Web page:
People More Likely to Guzzle Beer from a Curved Glass than a Straight One
A new study in PLoS ONE shows social drinkers will drink beer almost twice as fast from a curved glass than they will from a straight one—meaning they will become intoxicated far quicker. Researchers at the University of Bristol School of Experimental Psychology said this could be because it is harder to judge the amount consumed when using a curved glass. “Due to the personal and societal harms associated with heavy bouts of drinking, there has been a lot of recent interest in alcohol control strategies,” said Angela Attwood, PhD, adding that “[p]eople often talk of ‘pacing themselves’ when drinking alcohol as a means of controlling levels of drunkenness, and I think the important point to take from our research is that the ability to pace effectively may be compromised when drinking from certain types of glasses.” Read more on alcohol.
Study Details Bullying Involvement for Adolescents with Autism Spectrum Disorder
Approximately 46 percent of adolescents with autism are the victims of bullying, according to a new study in the Archives of Pediatrics & Adolescent Medicine, a JAMA Network publication. Bullying is harmful behavior coming from a position of power, whether physical, social or cognitive. There is still very little research on bullying related to adolescents with an autism spectrum disorder (ASD), according to the study’s researchers. The study’s authors concluded that bullying intervention strategies need to address core ASD deficits, such as conversational ability and social skills, while also increasing social integration, empathy and social skills. Read more on bullying.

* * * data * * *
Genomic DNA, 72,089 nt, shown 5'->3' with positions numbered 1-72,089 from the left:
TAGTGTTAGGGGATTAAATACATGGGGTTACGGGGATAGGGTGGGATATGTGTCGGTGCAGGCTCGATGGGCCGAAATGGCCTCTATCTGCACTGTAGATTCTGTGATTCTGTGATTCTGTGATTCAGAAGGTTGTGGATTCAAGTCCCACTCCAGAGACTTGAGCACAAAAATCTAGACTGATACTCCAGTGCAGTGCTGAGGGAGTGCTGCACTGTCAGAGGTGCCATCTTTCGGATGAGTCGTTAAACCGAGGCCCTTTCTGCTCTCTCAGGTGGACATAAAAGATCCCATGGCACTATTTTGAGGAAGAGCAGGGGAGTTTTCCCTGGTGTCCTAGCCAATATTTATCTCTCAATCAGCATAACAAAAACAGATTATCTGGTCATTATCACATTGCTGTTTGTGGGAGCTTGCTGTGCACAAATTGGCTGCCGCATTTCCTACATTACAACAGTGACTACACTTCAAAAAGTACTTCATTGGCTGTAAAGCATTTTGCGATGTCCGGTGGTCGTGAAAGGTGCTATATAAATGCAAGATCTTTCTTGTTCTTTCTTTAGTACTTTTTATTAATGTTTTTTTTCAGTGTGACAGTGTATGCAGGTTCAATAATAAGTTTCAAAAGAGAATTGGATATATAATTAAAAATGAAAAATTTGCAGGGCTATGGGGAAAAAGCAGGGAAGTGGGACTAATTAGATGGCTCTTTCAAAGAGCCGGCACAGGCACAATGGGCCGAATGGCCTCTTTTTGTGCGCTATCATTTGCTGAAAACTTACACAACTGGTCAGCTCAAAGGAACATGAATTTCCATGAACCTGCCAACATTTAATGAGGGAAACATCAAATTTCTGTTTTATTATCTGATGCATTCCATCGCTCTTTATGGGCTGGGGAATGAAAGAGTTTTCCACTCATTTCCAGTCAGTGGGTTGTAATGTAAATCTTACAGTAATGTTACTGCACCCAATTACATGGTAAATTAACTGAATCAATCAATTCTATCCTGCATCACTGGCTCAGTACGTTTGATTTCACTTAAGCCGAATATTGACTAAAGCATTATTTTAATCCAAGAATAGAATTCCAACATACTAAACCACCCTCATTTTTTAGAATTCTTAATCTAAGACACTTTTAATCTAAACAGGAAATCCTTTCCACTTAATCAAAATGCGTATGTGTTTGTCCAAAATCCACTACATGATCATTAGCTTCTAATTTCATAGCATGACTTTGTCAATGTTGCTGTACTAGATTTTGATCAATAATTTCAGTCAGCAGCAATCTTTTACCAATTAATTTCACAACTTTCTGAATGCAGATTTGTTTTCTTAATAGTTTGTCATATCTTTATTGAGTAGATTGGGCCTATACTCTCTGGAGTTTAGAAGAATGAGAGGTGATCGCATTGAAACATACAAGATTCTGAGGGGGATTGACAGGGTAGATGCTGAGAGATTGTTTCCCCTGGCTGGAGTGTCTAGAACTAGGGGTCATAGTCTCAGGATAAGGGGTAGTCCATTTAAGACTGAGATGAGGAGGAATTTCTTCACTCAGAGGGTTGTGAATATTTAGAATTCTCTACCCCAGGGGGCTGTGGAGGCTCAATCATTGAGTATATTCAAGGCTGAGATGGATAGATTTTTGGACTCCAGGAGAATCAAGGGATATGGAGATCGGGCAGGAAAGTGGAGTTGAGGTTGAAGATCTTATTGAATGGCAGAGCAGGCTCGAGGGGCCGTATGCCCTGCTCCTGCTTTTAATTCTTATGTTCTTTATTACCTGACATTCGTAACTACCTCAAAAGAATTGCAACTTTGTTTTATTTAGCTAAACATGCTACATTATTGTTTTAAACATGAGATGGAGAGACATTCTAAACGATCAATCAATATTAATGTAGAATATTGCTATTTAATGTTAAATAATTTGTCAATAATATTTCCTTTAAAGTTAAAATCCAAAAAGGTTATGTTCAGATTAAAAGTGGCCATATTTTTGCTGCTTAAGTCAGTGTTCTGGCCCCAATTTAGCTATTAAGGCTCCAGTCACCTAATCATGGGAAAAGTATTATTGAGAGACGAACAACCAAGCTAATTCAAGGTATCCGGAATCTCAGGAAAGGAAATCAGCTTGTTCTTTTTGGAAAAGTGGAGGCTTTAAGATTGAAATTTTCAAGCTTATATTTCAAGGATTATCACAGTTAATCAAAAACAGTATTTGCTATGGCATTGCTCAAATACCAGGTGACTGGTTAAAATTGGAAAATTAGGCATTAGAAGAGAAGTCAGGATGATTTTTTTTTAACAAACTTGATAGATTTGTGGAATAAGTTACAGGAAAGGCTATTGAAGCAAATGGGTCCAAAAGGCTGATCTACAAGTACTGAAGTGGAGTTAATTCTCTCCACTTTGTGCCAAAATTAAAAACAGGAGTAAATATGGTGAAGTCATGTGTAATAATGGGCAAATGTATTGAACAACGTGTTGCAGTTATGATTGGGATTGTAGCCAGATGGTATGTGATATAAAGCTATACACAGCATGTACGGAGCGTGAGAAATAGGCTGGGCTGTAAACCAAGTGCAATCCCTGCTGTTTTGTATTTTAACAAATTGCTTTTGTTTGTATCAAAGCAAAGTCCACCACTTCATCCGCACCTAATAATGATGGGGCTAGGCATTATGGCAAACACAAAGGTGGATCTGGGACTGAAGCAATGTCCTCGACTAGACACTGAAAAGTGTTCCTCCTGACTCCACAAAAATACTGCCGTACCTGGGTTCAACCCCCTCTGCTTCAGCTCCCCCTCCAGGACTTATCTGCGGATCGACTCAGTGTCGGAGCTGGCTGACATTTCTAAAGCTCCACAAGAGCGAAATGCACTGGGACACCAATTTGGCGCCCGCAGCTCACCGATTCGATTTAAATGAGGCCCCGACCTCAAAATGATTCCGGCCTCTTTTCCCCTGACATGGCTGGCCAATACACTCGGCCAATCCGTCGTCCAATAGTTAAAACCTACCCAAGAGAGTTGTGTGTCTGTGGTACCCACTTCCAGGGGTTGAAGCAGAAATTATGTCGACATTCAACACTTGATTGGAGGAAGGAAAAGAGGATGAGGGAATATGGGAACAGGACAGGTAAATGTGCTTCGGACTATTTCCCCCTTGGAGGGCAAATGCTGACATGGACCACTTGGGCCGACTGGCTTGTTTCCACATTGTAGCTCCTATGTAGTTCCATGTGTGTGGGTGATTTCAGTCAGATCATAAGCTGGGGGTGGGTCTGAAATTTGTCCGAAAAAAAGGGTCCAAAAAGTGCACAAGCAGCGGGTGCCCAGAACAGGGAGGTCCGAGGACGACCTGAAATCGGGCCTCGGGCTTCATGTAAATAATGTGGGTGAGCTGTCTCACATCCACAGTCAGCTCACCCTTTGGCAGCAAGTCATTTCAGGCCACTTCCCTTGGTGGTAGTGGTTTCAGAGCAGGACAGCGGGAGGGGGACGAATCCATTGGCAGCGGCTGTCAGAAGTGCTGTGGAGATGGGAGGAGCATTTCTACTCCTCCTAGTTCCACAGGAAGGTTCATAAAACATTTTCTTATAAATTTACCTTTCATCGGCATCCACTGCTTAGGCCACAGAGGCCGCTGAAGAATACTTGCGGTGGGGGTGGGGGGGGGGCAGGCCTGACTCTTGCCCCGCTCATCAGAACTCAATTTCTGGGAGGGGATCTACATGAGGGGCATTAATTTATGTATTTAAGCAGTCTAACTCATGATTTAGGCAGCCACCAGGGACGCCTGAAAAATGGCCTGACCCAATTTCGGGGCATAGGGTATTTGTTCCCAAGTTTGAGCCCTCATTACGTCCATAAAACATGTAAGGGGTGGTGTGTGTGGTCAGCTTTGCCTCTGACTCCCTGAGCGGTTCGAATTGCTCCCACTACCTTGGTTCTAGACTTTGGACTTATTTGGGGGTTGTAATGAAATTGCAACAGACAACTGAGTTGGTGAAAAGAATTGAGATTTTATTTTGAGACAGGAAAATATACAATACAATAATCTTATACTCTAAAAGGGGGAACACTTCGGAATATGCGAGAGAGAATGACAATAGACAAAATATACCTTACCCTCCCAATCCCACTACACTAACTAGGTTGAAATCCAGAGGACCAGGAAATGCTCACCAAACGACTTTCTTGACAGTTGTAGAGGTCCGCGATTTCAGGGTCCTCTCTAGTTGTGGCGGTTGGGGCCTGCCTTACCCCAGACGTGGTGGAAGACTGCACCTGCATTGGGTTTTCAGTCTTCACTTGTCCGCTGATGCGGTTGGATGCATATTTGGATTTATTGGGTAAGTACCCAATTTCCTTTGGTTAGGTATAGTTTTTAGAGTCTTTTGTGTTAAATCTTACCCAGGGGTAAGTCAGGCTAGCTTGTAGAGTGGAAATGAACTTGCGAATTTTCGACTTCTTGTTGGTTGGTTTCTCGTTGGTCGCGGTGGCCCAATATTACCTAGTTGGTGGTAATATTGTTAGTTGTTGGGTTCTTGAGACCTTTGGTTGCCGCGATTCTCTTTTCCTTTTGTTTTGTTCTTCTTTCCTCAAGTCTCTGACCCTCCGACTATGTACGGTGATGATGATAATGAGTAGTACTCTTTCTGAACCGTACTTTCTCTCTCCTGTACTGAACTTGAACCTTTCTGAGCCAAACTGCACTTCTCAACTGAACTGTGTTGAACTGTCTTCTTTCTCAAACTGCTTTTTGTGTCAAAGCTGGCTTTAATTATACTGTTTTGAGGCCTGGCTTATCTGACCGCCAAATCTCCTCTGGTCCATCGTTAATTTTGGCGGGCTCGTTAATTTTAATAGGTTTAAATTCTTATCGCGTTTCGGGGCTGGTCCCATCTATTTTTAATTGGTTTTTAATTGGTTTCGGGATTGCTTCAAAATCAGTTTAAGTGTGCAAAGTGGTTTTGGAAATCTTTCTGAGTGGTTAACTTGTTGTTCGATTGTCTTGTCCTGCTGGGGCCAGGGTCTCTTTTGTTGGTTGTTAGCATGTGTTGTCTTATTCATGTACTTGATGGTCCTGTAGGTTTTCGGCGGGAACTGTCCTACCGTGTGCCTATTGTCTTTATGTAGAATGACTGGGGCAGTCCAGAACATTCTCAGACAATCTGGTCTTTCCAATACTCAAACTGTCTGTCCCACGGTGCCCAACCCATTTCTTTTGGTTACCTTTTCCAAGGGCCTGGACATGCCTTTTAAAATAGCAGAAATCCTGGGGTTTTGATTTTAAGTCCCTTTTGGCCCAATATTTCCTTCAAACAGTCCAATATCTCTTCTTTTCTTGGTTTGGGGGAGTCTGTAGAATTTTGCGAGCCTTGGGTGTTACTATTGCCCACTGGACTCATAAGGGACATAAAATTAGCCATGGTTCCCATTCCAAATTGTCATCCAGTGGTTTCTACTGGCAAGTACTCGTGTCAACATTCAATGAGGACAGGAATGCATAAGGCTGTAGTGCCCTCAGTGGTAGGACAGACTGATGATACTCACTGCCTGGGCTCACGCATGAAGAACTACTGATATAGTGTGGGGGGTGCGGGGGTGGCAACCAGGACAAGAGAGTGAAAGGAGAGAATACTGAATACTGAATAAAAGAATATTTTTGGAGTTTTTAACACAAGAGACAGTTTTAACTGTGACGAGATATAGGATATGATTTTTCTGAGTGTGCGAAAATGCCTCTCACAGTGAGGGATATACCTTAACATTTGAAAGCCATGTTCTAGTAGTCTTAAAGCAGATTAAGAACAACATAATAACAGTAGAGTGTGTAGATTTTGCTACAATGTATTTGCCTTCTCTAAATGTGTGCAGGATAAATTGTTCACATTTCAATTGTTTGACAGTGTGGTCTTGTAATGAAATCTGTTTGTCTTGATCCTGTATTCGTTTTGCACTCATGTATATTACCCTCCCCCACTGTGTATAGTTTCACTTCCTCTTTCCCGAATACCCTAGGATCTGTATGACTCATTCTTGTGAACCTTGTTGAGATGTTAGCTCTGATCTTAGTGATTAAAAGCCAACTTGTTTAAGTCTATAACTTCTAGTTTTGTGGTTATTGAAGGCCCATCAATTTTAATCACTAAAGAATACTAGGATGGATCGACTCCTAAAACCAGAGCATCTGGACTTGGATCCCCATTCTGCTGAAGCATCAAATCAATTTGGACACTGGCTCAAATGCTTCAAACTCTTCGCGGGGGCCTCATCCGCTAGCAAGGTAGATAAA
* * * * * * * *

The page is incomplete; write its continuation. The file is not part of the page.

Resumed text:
Back To School: Many Schools Unprepared for Pandemic Flu, Infectious Diseases
A new study in the American Journal of Infection Control shows that the majority of U.S. schools are not prepared to respond to a pandemic or an outbreak of an emerging infectious disease, as mandated by the U.S. Department of Education. Also, only 40 percent have even updated their pandemic response strategy since H1N1 in 2009. Researchers analyzed surveys from approximately 2,000 school nurses at elementary, middle and high schools across 26 states. “Findings from this study suggest that most schools are even less prepared for an infectious disease disaster, such as a pandemic, compared to a natural disaster or other type of event,” said Terri Rebmann, PhD, RN, CIC, lead study author and associate professor of Environmental and Occupational Health at the Saint Louis University School of Public Health. “Despite the recent H1N1 pandemic that disproportionately affected school-age children, many schools do not have plans to adequately address a future biological event.” Read more on infectious diseases.
Neurologic Disorders Puts Children at Higher Risk of Flu-related Death